Cachet Residential Builders, Inc. v. Gemini Insurance Company, et al 1 Doc. 82 WO 2 3 4 5 6 IN THE UNITED STATES DISTRICT COURT 7 FOR THE DISTRICT OF ARIZONA 8 9 Cachet Residential Builders, Inc., Plaintiff, 10 11 vs. 12 Gemini Insurance Co., et al., 13 Defendants. 14 ) ) ) ) ) ) ) ) ) ) ) ) No. CV-07-1256-PHX-ROS ORDER 15 16 17 Pending before the Court is Defendants’ Motion for Partial Judgment on the Pleadings (Doc. 41). For the reasons stated herein, Defendants’ Motion shall be granted. BACKGROUND 18 19 Plaintiff Cachet Residential Builders (“Cachet”) purchased five insurance policies 20 from Defendant Gemini Insurance Company (“Gemini”) for residential projects they were 21 developing. These policies provided commercial general liability insurance coverage, 22 including coverage for construction defect claims. Cachet paid Gemini a substantial 23 “Advance Premium” on each policy, and each policy provided that, in the event it was 24 cancelled, Gemini would remit to Cachet the “premium refund due,” calculated in a pro rata 25 manner. 26 On February 27, 2006, Cachet canceled one of the policies in question and requested 27 a refund of $225,000 of the $300,000 Advance Premium. Gemini and Defendant Cromwell 28 Management Corporation (“Cromwell”), which was hired by Gemini to serve as its 1 underwriting manager, refused. Using a different method to calculate the pro rata refund, 2 they refunded only $100,259.10. 3 The parties failed to reach agreement on the correct method of calculating the 4 premium refund. Cachet, taking the position that Gemini has also anticipatorily breached the 5 contracts for the policies that have been cancelled, brought suit against Gemini for Breach 6 of Contract, Unjust Enrichment and Breach of the Covenant of Good Faith, against Cromwell 7 for Tortious Interference with Contract, and against both Gemini and Cromwell for Breach 8 of Fiduciary Duty. 9 10 In this Motion, Cromwell and Gemini argue that Cachet’s claims of Bad Faith and Breach of Fiduciary Duty are invalid on the face of the pleadings. 11 STANDARD OF REVIEW 12 Motion for judgment on the pleadings under Rule 12(c) is generally used to “resolve 13 the substantive merits of the controversy as disclosed on the face of the pleadings.” Wright 14 & Miller, Federal Practice & Procedure § 1367 (1999). In the modern context, it “only ha[s] 15 utility when all material allegations of fact are admitted or not controverted by the pleadings 16 and only questions of law remain to be decided by the district court.” Id. “Judgment on the 17 pleadings is proper when, taking all the allegations in the pleadings as true and construed in 18 the light most favorable to the nonmoving party, the moving party is entitled to judgment as 19 a matter of law.” Living Designs, Inc. v. E.I.. Dupont de Nemours and Co., 431 F.3d 353, 20 360 (9th Cir. 2005).” 21 ANALYSIS 22 A. Breach of the Covenant of Good Faith 23 “The law implies a covenant of good faith and fair dealing in every contract.” 24 Rawlings v. Apodaca, 726 P.2d 565, 569 (Ariz. 1986) (citing Wagenseller v. Scottsdale 25 Memorial Hosp., 710 P.2d 1025, 1038 (1985); Restatement (Second) of Contracts § 205 26 (1985); 5 Williston on Contracts § 670 at 159 (3rd ed., Jaeger ed. 1961)). “The essence of 27 that duty is that neither party will act to impair the right of the other to receive the benefits 28 which flow from their agreement or contractual relationship.” Id. (citing Wagenseller, 710 -2- 1 P.2d at 1038). An insurer breaches the covenant of good faith when it fails to “give equal 2 thought to the end that both the insured and the insurer shall be protected.” Farmers Ins. 3 Exch. v. Henderson, 313 P.2d 404, 406 (Ariz. 1957); see also General Accident Fire & Life 4 Assurance Corp. v. Little, 443 P.2d 690, 698 (Ariz. 1968). Accordingly, an insurer violates 5 its duty when it is “moved by partiality to itself” in deciding to accept or reject a reasonable 6 settlement offer (nor is it required “to give the interests of the insured preferential 7 consideration”). Id. Similarly, “an insurer that intentionally and unreasonably denies or 8 delays payment breaches the covenant of good faith owed to its insured,” Noble v. National 9 Am. Life Ins. Co., 624 P.2d 866 (1981), as did an insurer that “groundlessly asserted that it 10 had no obligation to continue payments once the policy was terminated.” Rawlings, 726 P.2d 11 at 572 (citing Sparks v. Republic National Life Insurance Co., 647 P.2d 1127 (Ariz. 1982). 12 However, the insurer is not required to prevent all harm to the insured. “As long as 13 it acts honestly, on adequate information and does not place paramount importance on its 14 own interests, it should not be held liable because of a good faith mistake in performance or 15 judgment.” Id. at 573 (citing Little, 443 P.2d at 697; City of Glendale v. Farmers Ins. 16 Exchange, 613 P.2d 278, 281 (1980)). Nor is “every breach of an express covenant in an 17 insurance contract . . . a breach of the covenant of good faith and fair dealing.” Id. Instead, 18 “[t]he implied covenant is breached, whether the carrier pays the claim or not, when its 19 conduct damages the very protection or security which the insured sought to gain by buying 20 insurance.” Id. One case stated the principle even more narrowly: “[t]he tort of bad faith 21 only arises when the insurance company intentionally denies or fails to process or pay a 22 claim without a reasonable basis for such action.” Deese v. State Farm Mut. Auto Ins. Co., 23 838 P.2d 1265, 1268 (Ariz. 1992). Applying these principles, one Arizona appellate court 24 concluded that an insurer’s decision whether to pay dividends on a workers’ compensation 25 policy or how much to pay did not give rise to a cause of action for bad faith, as “the insured 26 employer is not at risk of losing the contracted for security or protection from the insured risk 27 of claims by an injured employee. Instead, the employer is at risk of losing, at most, only a 28 -3- 1 potential profit or commercial advantage in the form of a refund of a portion of the premium 2 paid.” Beaudry v. Ins. Co. of the W., 50 P.3d 836, 842 (Ariz. Ct. App. 2002). 3 This case is nearly indistinguishable. Plaintiffs had already cancelled their premiums 4 and the dispute is over the amount of the refund to them. No claim was being paid on the 5 policy, or defense of Plaintiffs being undertaken by the insurance company. Accordingly, 6 they are looking merely at a pecuniary issue rather than one involving their protection or 7 security. This is quite different from a decision not to accept a settlement offer or to 8 gratuitously deny a valid claim; in those situations, insured parties are put in the position of 9 being refused or unable to afford medical treatment or other protection that they had 10 specifically insured themselves for. While Plaintiff attempts to distinguish the two cases by 11 arguing that only one insurance premium was at issue in Beaudry while five are here, 12 establishing a pattern of bad behavior, the number of insurance premiums was not critical to 13 the holding of Beaudry, quoted above. Rather, it was discussed in the context of what was, 14 essentially, dicta on the topic of punitive damages. 15 Accordingly, judgment on this count shall be granted to Defendants. B. Breach of Fiduciary Duty 16 17 Defendants argue that fiduciary duties do not generally arise in the context of ordinary 18 commercial relationships generally or insurers and insured more specifically and that, 19 therefore, Plaintiffs’s claim for Breach of Fiduciary Duty against both Gemini and Cromwell 20 must be dismissed. 21 “A commercial contract creates a fiduciary relationship only when one party agrees 22 to serve in a fiduciary capacity.” Urias v. PCS Health Sys. Inc., 118 P.3d 29, 25 (Ariz. Ct. 23 App. 2005). As a general rule, courts have given great effect to the language in the 24 agreements between the parties. See, e.g., Morgan v. American Fidelity Fire Ins. Co., 210 25 F.2d 53, 55(8th Cir. 1954) (noting that “[t]he contract here specifically provided that 26 defendant in his transactions with the plaintiff was acting in a fiduciary capacity.”) (cited in 27 Urias, 119 P.3d at 25). 28 -4- 1 Where no such language exists, however, the situation is less clear. One Arizona 2 court found that “insurance agents generally are not fiduciaries, but instead owe only a duty 3 of ‘reasonable care, skill, and diligence’ in dealing with clients.” Webb v. Gittlen, 174 P.3d 4 275, 279 (Ariz. 2008). Similarly, “although the insured is entitled to expect that the insurer 5 will be ‘on his side’ at least to the extent of treating him honestly and fairly, [the Arizona 6 Supreme Court did not] go so far as to hold that the insurer is a fiduciary, but [did] hold that 7 it has some duties of a fiduciary nature. Equal consideration, fairness and honesty are among 8 them.” Rawlings, 726 P.2d at 571 (internal citations omitted); see also, Twin City Fire Ins. 9 Co. v. Burke, 63 P.3d 282, 286 (Ariz. 2003); Walter v. Simmons, 818 P.2d 214, 223 (Ariz. 10 Ct. App. 1991) (“Although not strictly a fiduciary, an insurer’s duty of good faith is of a 11 fiduciary nature.”) In Beaudry, the court implied that a finding that there was no fiduciary 12 duty was coterminous with finding that there was no cause of action for good faith. 50 P.3d 13 at 842. 14 None of this language states or even implies that these duties of a fiduciary nature 15 give rise to a cause of action against an insured for breach of fiduciary duty. If such an 16 action can exist, however – this Court sees no need to decide that question in the abstract – 17 there is certainly no indication that it exists here, where the alleged breach does not relate to 18 the provision of safety and protection. The special duties of an insurer recognized by 19 Arizona courts lie in that arena. This action, on the other hand, concerns a dispute over the 20 calculation of a refund after the premium after a policy has been cancelled rather than the 21 payment of a claim and therefore is divorced from an insurer’s duties of protection. 22 Plaintiff cannot bring a claim against either Gemini or Cromwell for Breach of 23 Fiduciary Duty. The claim against Cromwell further fails because it had no contractual 24 relationship with Plaintiff. As stated above, a fiduciary relationship can be created only 25 when one party agrees to serve as a fiduciary for another. 26 Accordingly, 27 IT IS ORDERED Defendants’ Motion for Partial Judgment on the Pleadings is 28 GRANTED. -5- 1 2 3 4 IT IS FURTHER ORDERED Plaintiff’s Second Cause of Action shall be DISMISSED with prejudice. IT IS FURTHER ORDERED Plaintiff’s Fifth Cause of Action shall be DISMISSED with prejudice as to both Defendants. 5 DATED this 17th day of March, 2009. 6 7 8 9 10 11 12 13 14 15 16 17 18 19 20 21 22 23 24 25 26 27 28 -6-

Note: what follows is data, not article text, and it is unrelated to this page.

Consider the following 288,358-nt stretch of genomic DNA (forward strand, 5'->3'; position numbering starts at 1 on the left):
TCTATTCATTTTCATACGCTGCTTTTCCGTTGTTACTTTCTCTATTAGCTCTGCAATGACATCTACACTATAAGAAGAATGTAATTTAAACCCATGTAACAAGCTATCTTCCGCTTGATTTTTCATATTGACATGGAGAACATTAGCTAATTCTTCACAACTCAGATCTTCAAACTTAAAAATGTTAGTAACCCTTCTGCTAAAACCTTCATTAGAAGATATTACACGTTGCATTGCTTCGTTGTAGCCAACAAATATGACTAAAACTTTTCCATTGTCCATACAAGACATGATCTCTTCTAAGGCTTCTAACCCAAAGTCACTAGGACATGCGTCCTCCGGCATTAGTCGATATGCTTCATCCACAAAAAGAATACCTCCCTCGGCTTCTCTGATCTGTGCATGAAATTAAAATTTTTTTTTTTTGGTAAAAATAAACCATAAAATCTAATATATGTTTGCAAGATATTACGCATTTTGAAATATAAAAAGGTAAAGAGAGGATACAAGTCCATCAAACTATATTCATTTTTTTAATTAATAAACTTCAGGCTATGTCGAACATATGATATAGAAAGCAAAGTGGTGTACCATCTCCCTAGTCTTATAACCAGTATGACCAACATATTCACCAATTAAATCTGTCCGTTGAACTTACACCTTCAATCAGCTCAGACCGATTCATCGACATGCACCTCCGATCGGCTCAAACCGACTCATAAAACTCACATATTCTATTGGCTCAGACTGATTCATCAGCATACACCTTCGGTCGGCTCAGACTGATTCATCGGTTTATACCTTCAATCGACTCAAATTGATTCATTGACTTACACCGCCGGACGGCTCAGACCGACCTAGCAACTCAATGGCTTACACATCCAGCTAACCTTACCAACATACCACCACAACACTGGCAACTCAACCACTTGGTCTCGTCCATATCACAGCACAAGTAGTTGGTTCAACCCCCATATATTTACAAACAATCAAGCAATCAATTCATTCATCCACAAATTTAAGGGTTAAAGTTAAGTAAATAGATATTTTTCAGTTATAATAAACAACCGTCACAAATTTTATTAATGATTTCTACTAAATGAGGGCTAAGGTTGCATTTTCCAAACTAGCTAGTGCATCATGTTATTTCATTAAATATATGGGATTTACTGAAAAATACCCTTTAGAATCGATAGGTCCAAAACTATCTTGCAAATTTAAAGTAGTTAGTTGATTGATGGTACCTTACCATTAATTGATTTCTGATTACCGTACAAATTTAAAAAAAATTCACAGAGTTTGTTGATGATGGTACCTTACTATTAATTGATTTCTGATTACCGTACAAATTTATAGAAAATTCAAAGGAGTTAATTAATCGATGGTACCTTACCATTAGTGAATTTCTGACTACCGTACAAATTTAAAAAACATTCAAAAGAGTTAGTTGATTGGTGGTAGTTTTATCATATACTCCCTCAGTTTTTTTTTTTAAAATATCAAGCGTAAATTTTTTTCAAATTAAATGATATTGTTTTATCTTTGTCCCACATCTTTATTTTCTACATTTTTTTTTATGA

This site is protected by reCAPTCHA and the Google Privacy Policy and Terms of Service apply.